Wednesday , August 15 2018
Home / Jared Bernstein: On the economy / Lynx, trade politics, a super swingin’ slice of Kelly Roll, and a bit of pop psychology re JOMO

Lynx, trade politics, a super swingin’ slice of Kelly Roll, and a bit of pop psychology re JOMO

Summary:
Trade policy has been really interesting of late. I get into the economics of what I think is going on here and here. The first piece makes the argument that Trump is fruitlessly and fecklessly trying unscramble the globalization omelet. The second takes on–with help from a great, new Susan Houseman paper–the incorrect but pervasive notion that the increased pace of labor-saving technology is responsible for manufacturing job loss. I don’t get into the politics of trade in these pieces because I can’t clearly figure it out. Yesterday someone asked me, “where are the Democrats on trade policy right now” and I hemmed and sputtered until he walked away. For years, a large flank of D’s have opposed trade deals they judged to be unfair to workers and consumers, warned about China’s

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Trade policy has been really interesting of late. I get into the economics of what I think is going on here and here. The first piece makes the argument that Trump is fruitlessly and fecklessly trying unscramble the globalization omelet. The second takes on–with help from a great, new Susan Houseman paper–the incorrect but pervasive notion that the increased pace of labor-saving technology is responsible for manufacturing job loss.

I don’t get into the politics of trade in these pieces because I can’t clearly figure it out. Yesterday someone asked me, “where are the Democrats on trade policy right now” and I hemmed and sputtered until he walked away. For years, a large flank of D’s have opposed trade deals they judged to be unfair to workers and consumers, warned about China’s mercantilism, and recognized the downsides of imbalanced trade. Now, a reckless, chaotic president is sharing some of that airspace, though, at least as I argue the case, doing so in ways that are unlikely to help.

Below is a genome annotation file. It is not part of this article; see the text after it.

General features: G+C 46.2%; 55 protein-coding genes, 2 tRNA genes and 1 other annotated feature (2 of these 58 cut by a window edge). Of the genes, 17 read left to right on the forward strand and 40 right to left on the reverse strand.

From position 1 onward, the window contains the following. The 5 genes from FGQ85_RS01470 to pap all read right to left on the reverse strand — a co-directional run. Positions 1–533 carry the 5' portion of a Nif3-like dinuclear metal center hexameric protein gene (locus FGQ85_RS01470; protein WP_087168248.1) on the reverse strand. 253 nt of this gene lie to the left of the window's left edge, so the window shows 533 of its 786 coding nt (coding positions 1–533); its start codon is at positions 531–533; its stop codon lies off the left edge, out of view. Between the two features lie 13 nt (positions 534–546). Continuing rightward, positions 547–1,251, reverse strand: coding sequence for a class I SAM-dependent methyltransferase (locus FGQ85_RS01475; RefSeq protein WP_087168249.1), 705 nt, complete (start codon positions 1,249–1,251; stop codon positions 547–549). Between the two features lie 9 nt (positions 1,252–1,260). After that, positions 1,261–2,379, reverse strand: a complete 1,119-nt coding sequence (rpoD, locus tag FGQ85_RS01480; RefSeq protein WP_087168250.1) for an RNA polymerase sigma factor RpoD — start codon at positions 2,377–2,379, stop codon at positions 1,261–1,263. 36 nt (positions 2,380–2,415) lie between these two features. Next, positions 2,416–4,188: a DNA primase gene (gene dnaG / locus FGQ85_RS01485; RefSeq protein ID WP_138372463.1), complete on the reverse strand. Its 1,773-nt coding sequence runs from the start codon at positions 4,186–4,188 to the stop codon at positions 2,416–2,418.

So, tricky politics, but perhaps there’s an opening here. Think of Trump as a dry run. Voters wanted someone to do something about globalization’s downsides, and they threw the dice with him. If, as I strongly suspect will be the case, he and his policy team’s incompetence fail to deliver the goods, the demand for better policy will still be there, perhaps even stronger than before. Thus, the smart play for the opposition party is to be ready to hit the ground running with an agenda that might actually…you know…work!

I have numerous favorite jazz pianists: Red Garland, Herbie Hancock, and perhaps the most hard swinging of them all: Wynton Kelly. I’ll be shocked and disheartened if this little jam of his–Kelly Roll–doesn’t get you poppin’ your fingers and tappin’ your toes. Every measure here is high-octane, but check out his trickerations at 1:19. If I could do that, I’d never open another damn spreadsheet.